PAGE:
This proposal was discussed at a high-level meeting of military commanders on November 6, the eighth such round of talks between the two militaries at the Chushul-Moldo border personnel meeting point.
“We have arrived on the same page about what to do and how to do it,” an Indian government official said after the meeting. Both sides are ‘about to implement a disengagement plan under [a] reciprocal principle’, reported The Global Times, an English tabloid mouthpiece of the Chinese Communist Party, on November 13. However, the process of disengagement is yet to begin. Indian and Chinese troops are currently facing off on multiple locations along the LAC (line of actual control), particularly in three locations along the Kailash Range—a series of hills south of Pangong Lake—where heavily armed soldiers are deployed just a few hundred metres away from each other.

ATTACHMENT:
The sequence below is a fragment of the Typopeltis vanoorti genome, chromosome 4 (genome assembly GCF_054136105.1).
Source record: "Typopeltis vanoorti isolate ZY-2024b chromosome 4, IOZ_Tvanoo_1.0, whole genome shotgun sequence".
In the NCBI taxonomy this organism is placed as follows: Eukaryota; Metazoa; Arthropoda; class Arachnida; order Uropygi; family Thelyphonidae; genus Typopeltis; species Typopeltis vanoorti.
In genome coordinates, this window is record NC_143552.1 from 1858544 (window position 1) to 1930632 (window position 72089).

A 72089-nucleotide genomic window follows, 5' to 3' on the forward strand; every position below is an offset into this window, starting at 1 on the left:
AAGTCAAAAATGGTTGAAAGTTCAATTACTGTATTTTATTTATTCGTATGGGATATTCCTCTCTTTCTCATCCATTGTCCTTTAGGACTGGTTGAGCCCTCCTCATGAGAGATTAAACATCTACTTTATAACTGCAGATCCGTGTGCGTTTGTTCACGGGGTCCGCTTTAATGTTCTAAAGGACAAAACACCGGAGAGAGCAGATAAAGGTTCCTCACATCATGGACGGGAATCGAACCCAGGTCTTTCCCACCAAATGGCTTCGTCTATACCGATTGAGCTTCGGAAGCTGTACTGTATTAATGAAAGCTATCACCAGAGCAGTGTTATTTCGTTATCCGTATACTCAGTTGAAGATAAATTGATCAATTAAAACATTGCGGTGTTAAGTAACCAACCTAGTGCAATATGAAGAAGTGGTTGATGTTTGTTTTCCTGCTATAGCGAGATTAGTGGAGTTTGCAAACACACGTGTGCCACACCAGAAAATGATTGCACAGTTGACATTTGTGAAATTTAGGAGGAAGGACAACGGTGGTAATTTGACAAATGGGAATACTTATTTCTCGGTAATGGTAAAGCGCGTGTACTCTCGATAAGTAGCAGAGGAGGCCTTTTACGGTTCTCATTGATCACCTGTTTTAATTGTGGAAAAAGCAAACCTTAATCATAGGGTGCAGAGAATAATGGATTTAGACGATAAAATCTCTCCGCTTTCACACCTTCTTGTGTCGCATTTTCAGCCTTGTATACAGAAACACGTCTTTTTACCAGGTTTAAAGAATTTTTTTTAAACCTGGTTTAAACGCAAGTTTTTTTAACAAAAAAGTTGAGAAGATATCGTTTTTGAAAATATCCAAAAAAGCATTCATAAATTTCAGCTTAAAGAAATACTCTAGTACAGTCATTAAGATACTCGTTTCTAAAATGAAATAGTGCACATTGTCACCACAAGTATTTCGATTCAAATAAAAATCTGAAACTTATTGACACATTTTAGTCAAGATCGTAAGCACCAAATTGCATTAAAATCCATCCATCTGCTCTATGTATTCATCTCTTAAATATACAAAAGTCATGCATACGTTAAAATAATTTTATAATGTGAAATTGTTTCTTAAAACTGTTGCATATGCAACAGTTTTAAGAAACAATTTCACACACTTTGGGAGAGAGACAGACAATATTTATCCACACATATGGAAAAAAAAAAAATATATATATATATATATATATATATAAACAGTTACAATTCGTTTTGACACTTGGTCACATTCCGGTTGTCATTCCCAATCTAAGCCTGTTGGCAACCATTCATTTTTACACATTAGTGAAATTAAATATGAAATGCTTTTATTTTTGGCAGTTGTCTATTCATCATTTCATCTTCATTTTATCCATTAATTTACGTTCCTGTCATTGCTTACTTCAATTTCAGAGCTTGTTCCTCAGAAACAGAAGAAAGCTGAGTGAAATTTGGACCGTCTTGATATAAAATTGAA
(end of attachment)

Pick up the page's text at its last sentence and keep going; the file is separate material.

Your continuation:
A key hurdle to disengagement has been the question who will step back first, and how this withdrawal will be verified. This is one reason Indian military officials say talks are likely to be prolonged, and why no breakthrough can be achieved quickly. The weather clock, meanwhile, is ticking—winter has set in over Ladakh and temperatures have already plunged to -20 degrees Celsius or lower at many of these standoff points. And sometime next month, the landward access into Ladakh will be blocked when two crucial mountain passes leading into the region are blocked by snowfall.
You can read up to 3 premium stories before you subscribe to Magzter GOLD
Log in, if you are already a subscriber
Get unlimited access to thousands of curated premium stories, newspapers and 5,000+ magazines
READ THE ENTIRE ISSUE
November 30, 2020